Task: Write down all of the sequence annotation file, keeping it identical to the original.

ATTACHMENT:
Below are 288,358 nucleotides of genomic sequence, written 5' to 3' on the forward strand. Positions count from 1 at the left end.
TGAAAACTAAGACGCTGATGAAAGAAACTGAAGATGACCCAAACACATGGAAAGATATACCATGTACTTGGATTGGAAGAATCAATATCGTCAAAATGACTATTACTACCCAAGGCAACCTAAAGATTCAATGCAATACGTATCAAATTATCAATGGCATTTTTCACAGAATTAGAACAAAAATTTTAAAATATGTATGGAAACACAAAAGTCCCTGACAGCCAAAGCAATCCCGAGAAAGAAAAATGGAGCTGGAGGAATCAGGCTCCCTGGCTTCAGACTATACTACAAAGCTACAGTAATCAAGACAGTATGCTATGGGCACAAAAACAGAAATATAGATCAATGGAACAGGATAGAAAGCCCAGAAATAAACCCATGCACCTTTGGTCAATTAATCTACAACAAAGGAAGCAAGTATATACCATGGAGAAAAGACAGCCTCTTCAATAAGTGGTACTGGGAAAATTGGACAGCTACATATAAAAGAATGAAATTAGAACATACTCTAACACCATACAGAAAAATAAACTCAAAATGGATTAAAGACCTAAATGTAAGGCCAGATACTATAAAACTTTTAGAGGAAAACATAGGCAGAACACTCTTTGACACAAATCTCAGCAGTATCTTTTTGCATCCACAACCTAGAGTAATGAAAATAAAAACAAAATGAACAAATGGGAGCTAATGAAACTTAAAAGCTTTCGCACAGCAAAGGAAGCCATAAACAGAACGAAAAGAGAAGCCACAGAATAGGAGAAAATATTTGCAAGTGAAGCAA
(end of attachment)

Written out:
Below are 288,358 nucleotides of genomic sequence, written 5' to 3' on the forward strand. Positions count from 1 at the left end.
TGAAAACTAAGACGCTGATGAAAGAAACTGAAGATGACCCAAACACATGGAAAGATATACCATGTACTTGGATTGGAAGAATCAATATCGTCAAAATGACTATTACTACCCAAGGCAACCTAAAGATTCAATGCAATACGTATCAAATTATCAATGGCATTTTTCACAGAATTAGAACAAAAATTTTAAAATATGTATGGAAACACAAAAGTCCCTGACAGCCAAAGCAATCCCGAGAAAGAAAAATGGAGCTGGAGGAATCAGGCTCCCTGGCTTCAGACTATACTACAAAGCTACAGTAATCAAGACAGTATGCTATGGGCACAAAAACAGAAATATAGATCAATGGAACAGGATAGAAAGCCCAGAAATAAACCCATGCACCTTTGGTCAATTAATCTACAACAAAGGAAGCAAGTATATACCATGGAGAAAAGACAGCCTCTTCAATAAGTGGTACTGGGAAAATTGGACAGCTACATATAAAAGAATGAAATTAGAACATACTCTAACACCATACAGAAAAATAAACTCAAAATGGATTAAAGACCTAAATGTAAGGCCAGATACTATAAAACTTTTAGAGGAAAACATAGGCAGAACACTCTTTGACACAAATCTCAGCAGTATCTTTTTGCATCCACAACCTAGAGTAATGAAAATAAAAACAAAATGAACAAATGGGAGCTAATGAAACTTAAAAGCTTTCGCACAGCAAAGGAAGCCATAAACAGAACGAAAAGAGAAGCCACAGAATAGGAGAAAATATTTGCAAGTGAAGCAA